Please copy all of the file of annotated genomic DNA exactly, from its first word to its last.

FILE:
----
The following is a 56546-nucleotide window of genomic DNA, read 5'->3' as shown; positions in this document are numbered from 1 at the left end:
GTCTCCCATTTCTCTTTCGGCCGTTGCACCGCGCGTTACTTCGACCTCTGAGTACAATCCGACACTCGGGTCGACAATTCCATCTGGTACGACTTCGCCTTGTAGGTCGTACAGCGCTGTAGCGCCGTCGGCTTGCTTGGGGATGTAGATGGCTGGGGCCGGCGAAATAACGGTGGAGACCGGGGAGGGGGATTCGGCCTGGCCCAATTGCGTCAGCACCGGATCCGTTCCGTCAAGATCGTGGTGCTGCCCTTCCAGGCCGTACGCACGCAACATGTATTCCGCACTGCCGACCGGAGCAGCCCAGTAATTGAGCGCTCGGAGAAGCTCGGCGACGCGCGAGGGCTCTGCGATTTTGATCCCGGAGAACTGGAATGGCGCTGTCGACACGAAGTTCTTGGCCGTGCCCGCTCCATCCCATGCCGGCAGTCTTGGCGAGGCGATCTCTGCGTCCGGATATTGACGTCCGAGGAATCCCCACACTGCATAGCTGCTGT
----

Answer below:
The following is a 56546-nucleotide window of genomic DNA, read 5'->3' as shown; positions in this document are numbered from 1 at the left end:
GTCTCCCATTTCTCTTTCGGCCGTTGCACCGCGCGTTACTTCGACCTCTGAGTACAATCCGACACTCGGGTCGACAATTCCATCTGGTACGACTTCGCCTTGTAGGTCGTACAGCGCTGTAGCGCCGTCGGCTTGCTTGGGGATGTAGATGGCTGGGGCCGGCGAAATAACGGTGGAGACCGGGGAGGGGGATTCGGCCTGGCCCAATTGCGTCAGCACCGGATCCGTTCCGTCAAGATCGTGGTGCTGCCCTTCCAGGCCGTACGCACGCAACATGTATTCCGCACTGCCGACCGGAGCAGCCCAGTAATTGAGCGCTCGGAGAAGCTCGGCGACGCGCGAGGGCTCTGCGATTTTGATCCCGGAGAACTGGAATGGCGCTGTCGACACGAAGTTCTTGGCCGTGCCCGCTCCATCCCATGCCGGCAGTCTTGGCGAGGCGATCTCTGCGTCCGGATATTGACGTCCGAGGAATCCCCACACTGCATAGCTGCTGT